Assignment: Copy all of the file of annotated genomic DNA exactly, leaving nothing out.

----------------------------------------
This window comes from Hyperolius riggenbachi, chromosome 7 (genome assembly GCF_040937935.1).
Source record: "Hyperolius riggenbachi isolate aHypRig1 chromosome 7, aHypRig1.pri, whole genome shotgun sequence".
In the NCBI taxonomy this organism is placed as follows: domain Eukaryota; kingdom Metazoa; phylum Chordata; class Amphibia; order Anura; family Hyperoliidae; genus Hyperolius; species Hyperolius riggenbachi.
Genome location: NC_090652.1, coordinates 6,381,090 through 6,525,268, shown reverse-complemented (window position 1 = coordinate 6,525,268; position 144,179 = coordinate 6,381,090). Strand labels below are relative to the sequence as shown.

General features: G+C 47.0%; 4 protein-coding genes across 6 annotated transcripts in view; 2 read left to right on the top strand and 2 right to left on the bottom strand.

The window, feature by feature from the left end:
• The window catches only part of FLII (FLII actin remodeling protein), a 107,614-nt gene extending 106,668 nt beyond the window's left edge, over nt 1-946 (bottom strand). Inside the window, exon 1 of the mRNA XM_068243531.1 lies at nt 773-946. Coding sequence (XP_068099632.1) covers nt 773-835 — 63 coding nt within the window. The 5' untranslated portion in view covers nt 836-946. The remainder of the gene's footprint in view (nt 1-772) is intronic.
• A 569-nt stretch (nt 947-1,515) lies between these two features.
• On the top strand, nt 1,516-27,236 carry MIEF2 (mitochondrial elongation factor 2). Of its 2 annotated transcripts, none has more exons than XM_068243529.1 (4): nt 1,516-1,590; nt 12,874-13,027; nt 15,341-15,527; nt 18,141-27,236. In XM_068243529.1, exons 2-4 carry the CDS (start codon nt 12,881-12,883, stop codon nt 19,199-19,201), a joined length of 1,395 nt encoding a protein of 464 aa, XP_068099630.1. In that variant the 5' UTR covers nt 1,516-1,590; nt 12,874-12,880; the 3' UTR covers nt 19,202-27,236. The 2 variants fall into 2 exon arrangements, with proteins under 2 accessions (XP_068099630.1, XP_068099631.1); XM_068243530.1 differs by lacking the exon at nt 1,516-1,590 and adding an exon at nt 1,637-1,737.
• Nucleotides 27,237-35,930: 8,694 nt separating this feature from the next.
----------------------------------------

This window comes from Hyperolius riggenbachi, chromosome 7 (genome assembly GCF_040937935.1).
Source record: "Hyperolius riggenbachi isolate aHypRig1 chromosome 7, aHypRig1.pri, whole genome shotgun sequence".
In the NCBI taxonomy this organism is placed as follows: domain Eukaryota; kingdom Metazoa; phylum Chordata; class Amphibia; order Anura; family Hyperoliidae; genus Hyperolius; species Hyperolius riggenbachi.
Genome location: NC_090652.1, coordinates 6,381,090 through 6,525,268, shown reverse-complemented (window position 1 = coordinate 6,525,268; position 144,179 = coordinate 6,381,090). Strand labels below are relative to the sequence as shown.

General features: G+C 47.0%; 4 protein-coding genes across 6 annotated transcripts in view; 2 read left to right on the top strand and 2 right to left on the bottom strand.

The window, feature by feature from the left end:
• The window catches only part of FLII (FLII actin remodeling protein), a 107,614-nt gene extending 106,668 nt beyond the window's left edge, over nt 1-946 (bottom strand). Inside the window, exon 1 of the mRNA XM_068243531.1 lies at nt 773-946. Coding sequence (XP_068099632.1) covers nt 773-835 — 63 coding nt within the window. The 5' untranslated portion in view covers nt 836-946. The remainder of the gene's footprint in view (nt 1-772) is intronic.
• A 569-nt stretch (nt 947-1,515) lies between these two features.
• On the top strand, nt 1,516-27,236 carry MIEF2 (mitochondrial elongation factor 2). Of its 2 annotated transcripts, none has more exons than XM_068243529.1 (4): nt 1,516-1,590; nt 12,874-13,027; nt 15,341-15,527; nt 18,141-27,236. In XM_068243529.1, exons 2-4 carry the CDS (start codon nt 12,881-12,883, stop codon nt 19,199-19,201), a joined length of 1,395 nt encoding a protein of 464 aa, XP_068099630.1. In that variant the 5' UTR covers nt 1,516-1,590; nt 12,874-12,880; the 3' UTR covers nt 19,202-27,236. The 2 variants fall into 2 exon arrangements, with proteins under 2 accessions (XP_068099630.1, XP_068099631.1); XM_068243530.1 differs by lacking the exon at nt 1,516-1,590 and adding an exon at nt 1,637-1,737.
• Nucleotides 27,237-35,930: 8,694 nt separating this feature from the next.